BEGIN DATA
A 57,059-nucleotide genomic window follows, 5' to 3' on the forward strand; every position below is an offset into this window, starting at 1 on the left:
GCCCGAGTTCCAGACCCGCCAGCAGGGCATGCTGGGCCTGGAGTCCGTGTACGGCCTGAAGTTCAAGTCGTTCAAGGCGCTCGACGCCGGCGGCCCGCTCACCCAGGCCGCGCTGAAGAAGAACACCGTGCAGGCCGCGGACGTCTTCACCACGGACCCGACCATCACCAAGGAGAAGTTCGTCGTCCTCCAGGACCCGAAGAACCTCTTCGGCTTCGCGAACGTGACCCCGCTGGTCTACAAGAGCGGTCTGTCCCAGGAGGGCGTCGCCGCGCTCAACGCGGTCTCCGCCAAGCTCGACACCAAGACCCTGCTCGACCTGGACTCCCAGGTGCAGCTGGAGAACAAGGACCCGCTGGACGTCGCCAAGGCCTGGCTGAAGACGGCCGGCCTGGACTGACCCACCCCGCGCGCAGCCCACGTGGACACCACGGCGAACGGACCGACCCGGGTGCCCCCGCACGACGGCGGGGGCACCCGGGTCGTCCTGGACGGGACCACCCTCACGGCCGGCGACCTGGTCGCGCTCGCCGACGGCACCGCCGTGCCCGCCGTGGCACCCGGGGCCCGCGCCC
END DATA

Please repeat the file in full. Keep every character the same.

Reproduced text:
A 57,059-nucleotide genomic window follows, 5' to 3' on the forward strand; every position below is an offset into this window, starting at 1 on the left:
GCCCGAGTTCCAGACCCGCCAGCAGGGCATGCTGGGCCTGGAGTCCGTGTACGGCCTGAAGTTCAAGTCGTTCAAGGCGCTCGACGCCGGCGGCCCGCTCACCCAGGCCGCGCTGAAGAAGAACACCGTGCAGGCCGCGGACGTCTTCACCACGGACCCGACCATCACCAAGGAGAAGTTCGTCGTCCTCCAGGACCCGAAGAACCTCTTCGGCTTCGCGAACGTGACCCCGCTGGTCTACAAGAGCGGTCTGTCCCAGGAGGGCGTCGCCGCGCTCAACGCGGTCTCCGCCAAGCTCGACACCAAGACCCTGCTCGACCTGGACTCCCAGGTGCAGCTGGAGAACAAGGACCCGCTGGACGTCGCCAAGGCCTGGCTGAAGACGGCCGGCCTGGACTGACCCACCCCGCGCGCAGCCCACGTGGACACCACGGCGAACGGACCGACCCGGGTGCCCCCGCACGACGGCGGGGGCACCCGGGTCGTCCTGGACGGGACCACCCTCACGGCCGGCGACCTGGTCGCGCTCGCCGACGGCACCGCCGTGCCCGCCGTGGCACCCGGGGCCCGCGCCC